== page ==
The appointment was fairly brief and the doctor said he would book me in for a CT Scan and a Bone Scan so we can see if there is any disease progression. So I will have to wait for these to come through now.

After the appointment we checked in with the chemo ward and had a chat with Bec’s who runs the team, we said we would go for some lunch and asked her if she would like a coffee, which she would, always good to keep people sweet 😉

After lunch we return to the chemo ward, Barbara was desperate to get going with a jigsaw.

Time passed and jigsaw one was done.

Mid way through number 2 I had my cannula fitted, the cannula was fitted into my forearm which was a first for me.

I was given the pre-meds and then before too long I was hooked up to the Cabazitaxel.

We spent the time finishing the second jigsaw and Barbara started a third!!!

I was starting to feel tired by the time we finished, a combination of the chemo and a long day I think.

We left the hospital just after 7pm and headed for the tube so we could get home.

How do you keep a positive mindset when you are feeling apprehensive, I feel I am always waiting for the next appointment. The worry does affect my sleeping but in the daytime there are lots of distractions and I could always get hold of myself and say “get a grip!”

So now I wait to hear when the scan will happen, soon I hope.

Side Effects and stuff

I am starting to have a few side effects from the Cabazitaxel now, had a bit of diarrhoea and feeling a little off colour, still working through it and trying to get out and about.

I also heard some sad news today that a neighbour had died from Pancreatic Cancer, I had only seen her a few weeks ago and she seemed fine, well fairly fit considering!

I feel fit for the most part at the moment and everyone comments on how well I look.  But I do feel like the cancer is a ticking time bomb that could start causing problems real soon.

I am starting to look at other treatment options if the Cabazitaxel does not bring my PSA down and that is having treatment in Germany, Lutetium 177 in particular.


What is Filgrastim I hear you ask?

It is an injection that I have for 5 days following chemo treatment with Cabazitaxel.

This is administered at home and my wife nurse Barbara has the pleasure of injecting my each evening.

Filgrastim is a white blood cell growth factor that stimulates the bone marrow to produce new white blood cells quickly.  This is important because the chemo is killing some of those white blood cells.

A reduction in white blood cells makes the body less able to fight infection and so hopefully this keeps it all balanced.

Seems to be working so far.

Cabazitaxel 3

Well another day and another visit to UCLH, this time for chemo.

Arrived fairly early, 0810 for an 0840 oncology outpatients appointment followed by a 0940 chemo appointment.Only time will tell if they will run to schedule!

I was quickly called forward for observations and my weight and blood pressure where taken. Blood pressure was good.And by way of surprise the oncology appointment was early and we went in at about 0830.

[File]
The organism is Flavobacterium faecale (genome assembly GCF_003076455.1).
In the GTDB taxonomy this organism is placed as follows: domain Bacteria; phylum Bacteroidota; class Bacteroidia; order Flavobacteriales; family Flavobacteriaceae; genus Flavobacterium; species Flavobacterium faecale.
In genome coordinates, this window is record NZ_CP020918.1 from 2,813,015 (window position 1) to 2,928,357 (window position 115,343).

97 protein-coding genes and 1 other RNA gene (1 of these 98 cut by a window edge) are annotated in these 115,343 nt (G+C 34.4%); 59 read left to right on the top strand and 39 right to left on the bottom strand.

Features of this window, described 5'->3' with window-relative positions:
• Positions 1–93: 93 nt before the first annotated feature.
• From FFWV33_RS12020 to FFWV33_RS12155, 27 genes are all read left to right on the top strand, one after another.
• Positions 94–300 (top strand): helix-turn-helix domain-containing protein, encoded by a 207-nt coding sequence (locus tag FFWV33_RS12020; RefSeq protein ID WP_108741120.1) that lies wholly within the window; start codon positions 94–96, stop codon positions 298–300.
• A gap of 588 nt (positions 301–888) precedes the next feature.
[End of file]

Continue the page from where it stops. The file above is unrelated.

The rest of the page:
I am not sure if Dr Yin had checked to see if my blood test results were in as he said he was waiting for them until I told him I had the blood test yesterday!

He went off to get the results!What he came back with was not good news.

My PSA was now 298 up from 196 on 6th March and 61 on 16th Jan.My Alkaline Phosphate level was 115 which was slightly down on the last reading.

He said he thought we were not far enough through Cabazitaxel yet and we should wait another 3 weeks to see how the PSA looks after today’s treatment.

He said if it is still high then he would send me for another bone scan to see if there is any other activity.

He said the PSA was only one indicator and that overall I was in good health.

Apart from this time bomb inside me!!!!

We had a brief discussion about what future treatment options maybe and he said Radium 223 was an option as well as steroid and oestrogen treatment.

The Lutetium 177 trial is still not open.

I must admit I was a little shocked by how high the PSA was, when I was first diagnosed it was 226 and now it is 298.

I have a real concern that they are running out of treatment options and not sure what else they can do.

My PSA has been rising ever since it was down to 1.6 after docetaxel in 2017.I understand it is just one indicator but feel a little that they have not paid enough attention to it.

I am also starting to think that they are tied up in NHS protocol and what they can do and I need to start looking at other options.

But for now I need to get chemo done today and keep my fingers crossed.

So 0940 came and went and I was eventually fitted with a Cannula at about 11am.

Then a wash was put through and the pre-meds which consist of the following.

Chlorphenamine – a piriton based antihistamine.

Ranitidine – to settle the stomach.

Dexamethasone – a steroid.Metoclopramide – for anti sickness.

All the waiting gave us time to complete 1 jigsaw and finish off another that someone else had started.Before long I was connected to the Cabazitaxel which took about 40 minutes to go through, then another flush and I was done.And it was time to head home.

I finally got home at about 3 pm, I felt really tired, not sure if it was the early start or the treatment.

Now to see what the next 3 weeks bring and if the side effects are any worse.

Fingers crossed.